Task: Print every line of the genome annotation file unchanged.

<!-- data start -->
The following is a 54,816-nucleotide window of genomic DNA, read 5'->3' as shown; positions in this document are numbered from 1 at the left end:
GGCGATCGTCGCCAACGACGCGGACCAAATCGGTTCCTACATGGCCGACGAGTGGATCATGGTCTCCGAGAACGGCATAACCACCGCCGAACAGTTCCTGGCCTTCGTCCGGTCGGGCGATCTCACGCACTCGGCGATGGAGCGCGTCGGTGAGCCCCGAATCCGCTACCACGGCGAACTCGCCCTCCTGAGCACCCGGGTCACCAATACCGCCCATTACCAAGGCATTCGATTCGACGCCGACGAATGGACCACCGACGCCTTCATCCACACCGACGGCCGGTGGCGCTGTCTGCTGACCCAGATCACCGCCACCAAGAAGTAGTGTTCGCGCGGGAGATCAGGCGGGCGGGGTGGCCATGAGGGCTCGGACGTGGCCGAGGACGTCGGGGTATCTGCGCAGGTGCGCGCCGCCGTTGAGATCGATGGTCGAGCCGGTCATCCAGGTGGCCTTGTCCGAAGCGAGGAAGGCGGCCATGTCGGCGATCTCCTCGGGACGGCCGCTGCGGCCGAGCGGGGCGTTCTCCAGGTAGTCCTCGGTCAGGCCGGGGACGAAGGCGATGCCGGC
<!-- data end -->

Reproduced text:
The following is a 54,816-nucleotide window of genomic DNA, read 5'->3' as shown; positions in this document are numbered from 1 at the left end:
GGCGATCGTCGCCAACGACGCGGACCAAATCGGTTCCTACATGGCCGACGAGTGGATCATGGTCTCCGAGAACGGCATAACCACCGCCGAACAGTTCCTGGCCTTCGTCCGGTCGGGCGATCTCACGCACTCGGCGATGGAGCGCGTCGGTGAGCCCCGAATCCGCTACCACGGCGAACTCGCCCTCCTGAGCACCCGGGTCACCAATACCGCCCATTACCAAGGCATTCGATTCGACGCCGACGAATGGACCACCGACGCCTTCATCCACACCGACGGCCGGTGGCGCTGTCTGCTGACCCAGATCACCGCCACCAAGAAGTAGTGTTCGCGCGGGAGATCAGGCGGGCGGGGTGGCCATGAGGGCTCGGACGTGGCCGAGGACGTCGGGGTATCTGCGCAGGTGCGCGCCGCCGTTGAGATCGATGGTCGAGCCGGTCATCCAGGTGGCCTTGTCCGAAGCGAGGAAGGCGGCCATGTCGGCGATCTCCTCGGGACGGCCGCTGCGGCCGAGCGGGGCGTTCTCCAGGTAGTCCTCGGTCAGGCCGGGGACGAAGGCGATGCCGGC